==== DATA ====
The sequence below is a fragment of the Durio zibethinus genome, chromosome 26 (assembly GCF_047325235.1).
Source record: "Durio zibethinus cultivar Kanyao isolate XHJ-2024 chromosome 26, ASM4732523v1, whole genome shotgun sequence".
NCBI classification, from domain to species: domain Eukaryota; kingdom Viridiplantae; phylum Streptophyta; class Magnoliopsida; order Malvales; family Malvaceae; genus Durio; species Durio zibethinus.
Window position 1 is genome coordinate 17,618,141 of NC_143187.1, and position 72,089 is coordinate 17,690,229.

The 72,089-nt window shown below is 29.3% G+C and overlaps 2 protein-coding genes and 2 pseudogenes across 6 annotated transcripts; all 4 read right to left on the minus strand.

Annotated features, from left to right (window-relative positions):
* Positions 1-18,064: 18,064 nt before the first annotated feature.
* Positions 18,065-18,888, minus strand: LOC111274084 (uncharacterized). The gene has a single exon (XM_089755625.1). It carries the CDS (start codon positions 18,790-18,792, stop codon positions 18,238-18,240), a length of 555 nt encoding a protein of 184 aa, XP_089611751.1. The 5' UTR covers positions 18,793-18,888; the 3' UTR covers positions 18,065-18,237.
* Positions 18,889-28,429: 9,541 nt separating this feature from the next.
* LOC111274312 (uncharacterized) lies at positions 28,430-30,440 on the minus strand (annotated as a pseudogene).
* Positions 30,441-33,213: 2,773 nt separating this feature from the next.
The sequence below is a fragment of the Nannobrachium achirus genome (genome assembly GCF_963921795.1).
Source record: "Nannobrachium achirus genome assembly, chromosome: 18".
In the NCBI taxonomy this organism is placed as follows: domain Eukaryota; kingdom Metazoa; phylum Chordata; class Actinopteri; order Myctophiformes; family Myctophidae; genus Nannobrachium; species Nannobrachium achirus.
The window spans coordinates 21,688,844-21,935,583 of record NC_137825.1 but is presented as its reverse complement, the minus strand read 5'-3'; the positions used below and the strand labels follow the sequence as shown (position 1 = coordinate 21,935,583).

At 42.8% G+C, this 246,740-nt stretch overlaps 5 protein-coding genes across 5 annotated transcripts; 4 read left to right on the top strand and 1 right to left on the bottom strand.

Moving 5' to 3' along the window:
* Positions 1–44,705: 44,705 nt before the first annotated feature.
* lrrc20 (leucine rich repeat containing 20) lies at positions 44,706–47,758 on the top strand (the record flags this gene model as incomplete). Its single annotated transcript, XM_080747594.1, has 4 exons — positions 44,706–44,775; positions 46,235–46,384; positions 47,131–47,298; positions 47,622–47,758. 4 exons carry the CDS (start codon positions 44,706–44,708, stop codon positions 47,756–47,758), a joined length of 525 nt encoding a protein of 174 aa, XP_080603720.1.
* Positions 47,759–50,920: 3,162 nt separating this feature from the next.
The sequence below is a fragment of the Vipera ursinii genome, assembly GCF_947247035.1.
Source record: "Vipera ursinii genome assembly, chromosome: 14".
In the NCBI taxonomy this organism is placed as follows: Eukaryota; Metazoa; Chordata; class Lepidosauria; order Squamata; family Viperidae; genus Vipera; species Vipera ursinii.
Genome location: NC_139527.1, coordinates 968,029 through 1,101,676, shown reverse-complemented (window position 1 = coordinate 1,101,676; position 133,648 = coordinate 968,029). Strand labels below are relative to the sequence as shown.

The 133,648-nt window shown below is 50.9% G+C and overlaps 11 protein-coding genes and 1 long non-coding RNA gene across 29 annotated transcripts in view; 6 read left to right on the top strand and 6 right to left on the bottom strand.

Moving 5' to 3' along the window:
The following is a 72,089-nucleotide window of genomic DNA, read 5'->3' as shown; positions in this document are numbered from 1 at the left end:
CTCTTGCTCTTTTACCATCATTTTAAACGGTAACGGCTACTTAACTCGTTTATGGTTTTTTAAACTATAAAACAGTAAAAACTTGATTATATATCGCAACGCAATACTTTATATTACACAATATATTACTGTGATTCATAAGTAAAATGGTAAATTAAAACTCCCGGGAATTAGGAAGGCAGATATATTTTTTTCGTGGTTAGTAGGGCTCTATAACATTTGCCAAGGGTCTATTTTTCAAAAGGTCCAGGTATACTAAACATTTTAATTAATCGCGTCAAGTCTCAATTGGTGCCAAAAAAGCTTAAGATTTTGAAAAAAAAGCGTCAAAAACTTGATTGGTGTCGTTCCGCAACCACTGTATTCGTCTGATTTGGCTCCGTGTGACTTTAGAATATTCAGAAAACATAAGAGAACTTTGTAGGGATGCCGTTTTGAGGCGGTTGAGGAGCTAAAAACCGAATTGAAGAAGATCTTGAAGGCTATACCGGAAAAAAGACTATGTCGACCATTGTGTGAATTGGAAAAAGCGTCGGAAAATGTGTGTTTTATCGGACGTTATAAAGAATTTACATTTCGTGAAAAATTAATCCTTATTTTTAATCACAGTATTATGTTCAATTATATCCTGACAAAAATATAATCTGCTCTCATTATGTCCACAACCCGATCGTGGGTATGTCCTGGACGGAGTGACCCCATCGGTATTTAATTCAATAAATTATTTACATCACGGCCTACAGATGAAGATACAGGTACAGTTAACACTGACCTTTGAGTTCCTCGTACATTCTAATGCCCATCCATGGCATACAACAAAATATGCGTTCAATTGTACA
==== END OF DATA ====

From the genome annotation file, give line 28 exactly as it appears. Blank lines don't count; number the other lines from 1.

CTCTTGCTCTTTTACCATCATTTTAAACGGTAACGGCTACTTAACTCGTTTATGGTTTTTTAAACTATAAAACAGTAAAAACTTGATTATATATCGCAACGCAATACTTTATATTACACAATATATTACTGTGATTCATAAGTAAAATGGTAAATTAAAACTCCCGGGAATTAGGAAGGCAGATATATTTTTTTCGTGGTTAGTAGGGCTCTATAACATTTGCCAAGGGTCTATTTTTCAAAAGGTCCAGGTATACTAAACATTTTAATTAATCGCGTCAAGTCTCAATTGGTGCCAAAAAAGCTTAAGATTTTGAAAAAAAAGCGTCAAAAACTTGATTGGTGTCGTTCCGCAACCACTGTATTCGTCTGATTTGGCTCCGTGTGACTTTAGAATATTCAGAAAACATAAGAGAACTTTGTAGGGATGCCGTTTTGAGGCGGTTGAGGAGCTAAAAACCGAATTGAAGAAGATCTTGAAGGCTATACCGGAAAAAAGACTATGTCGACCATTGTGTGAATTGGAAAAAGCGTCGGAAAATGTGTGTTTTATCGGACGTTATAAAGAATTTACATTTCGTGAAAAATTAATCCTTATTTTTAATCACAGTATTATGTTCAATTATATCCTGACAAAAATATAATCTGCTCTCATTATGTCCACAACCCGATCGTGGGTATGTCCTGGACGGAGTGACCCCATCGGTATTTAATTCAATAAATTATTTACATCACGGCCTACAGATGAAGATACAGGTACAGTTAACACTGACCTTTGAGTTCCTCGTACATTCTAATGCCCATCCATGGCATACAACAAAATATGCGTTCAATTGTACA